Tales from the interview: Anticipating your own incompetence is not a good interview strategy

Raymond Chen

Some years ago, there was a candidate who was interviewing for a programming position in my group. The first interviewer asked the candidate about career plans with that old standby, “Where do you see yourself in five years?”

— In five years, I see myself in program management.

This is a fair answer. Many people see programming as a stepping stone to management. It doesn’t have to be, but it’s certainly a career path more than one person has taken.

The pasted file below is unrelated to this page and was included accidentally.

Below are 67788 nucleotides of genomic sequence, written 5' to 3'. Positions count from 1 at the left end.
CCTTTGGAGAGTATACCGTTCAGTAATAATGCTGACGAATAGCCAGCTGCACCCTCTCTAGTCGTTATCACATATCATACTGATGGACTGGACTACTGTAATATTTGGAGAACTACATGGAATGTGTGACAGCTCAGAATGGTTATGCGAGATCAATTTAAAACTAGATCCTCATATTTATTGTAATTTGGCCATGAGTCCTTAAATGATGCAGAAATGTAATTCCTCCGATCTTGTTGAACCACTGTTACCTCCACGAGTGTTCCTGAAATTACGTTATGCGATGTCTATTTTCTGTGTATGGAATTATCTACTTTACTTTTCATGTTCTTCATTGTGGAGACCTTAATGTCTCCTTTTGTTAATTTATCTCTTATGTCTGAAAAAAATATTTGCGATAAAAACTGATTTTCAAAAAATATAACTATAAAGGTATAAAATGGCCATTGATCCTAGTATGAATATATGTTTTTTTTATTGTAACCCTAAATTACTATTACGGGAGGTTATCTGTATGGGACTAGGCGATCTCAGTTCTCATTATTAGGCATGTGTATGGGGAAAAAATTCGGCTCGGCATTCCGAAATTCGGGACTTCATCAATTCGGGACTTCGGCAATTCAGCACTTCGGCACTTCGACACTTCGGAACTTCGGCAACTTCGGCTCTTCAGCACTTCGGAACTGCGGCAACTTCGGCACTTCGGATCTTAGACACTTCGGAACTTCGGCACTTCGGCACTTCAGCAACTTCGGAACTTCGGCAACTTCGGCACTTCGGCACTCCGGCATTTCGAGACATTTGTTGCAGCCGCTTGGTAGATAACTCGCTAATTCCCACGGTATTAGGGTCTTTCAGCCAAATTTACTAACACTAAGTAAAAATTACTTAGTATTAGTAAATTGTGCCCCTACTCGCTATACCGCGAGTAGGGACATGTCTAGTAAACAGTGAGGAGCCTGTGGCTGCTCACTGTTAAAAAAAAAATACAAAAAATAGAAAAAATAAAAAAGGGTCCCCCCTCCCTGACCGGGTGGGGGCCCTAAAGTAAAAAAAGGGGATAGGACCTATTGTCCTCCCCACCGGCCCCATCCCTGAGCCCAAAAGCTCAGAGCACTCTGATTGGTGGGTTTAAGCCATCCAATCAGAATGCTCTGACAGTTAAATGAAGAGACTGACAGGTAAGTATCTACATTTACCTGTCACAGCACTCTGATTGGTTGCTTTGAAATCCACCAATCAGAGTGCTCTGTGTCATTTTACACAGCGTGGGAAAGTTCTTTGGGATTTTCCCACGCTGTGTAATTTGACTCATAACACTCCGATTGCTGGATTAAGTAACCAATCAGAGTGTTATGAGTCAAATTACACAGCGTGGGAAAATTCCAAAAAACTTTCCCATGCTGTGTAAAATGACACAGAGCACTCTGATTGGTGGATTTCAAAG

My colleague decided to probe further. “What is it about program management that appeals to you?”

— Well, after five years, all the kids graduating from college will be so much smarter than me, and they’ll know all about the latest technologies, so I won’t be able to cut it as a programmer any more. I’d have to go into management.

It’s bad enough that your career plan includes never developing any new skills and “failing upward” into management. It’s another thing to anticipate it in your interview.


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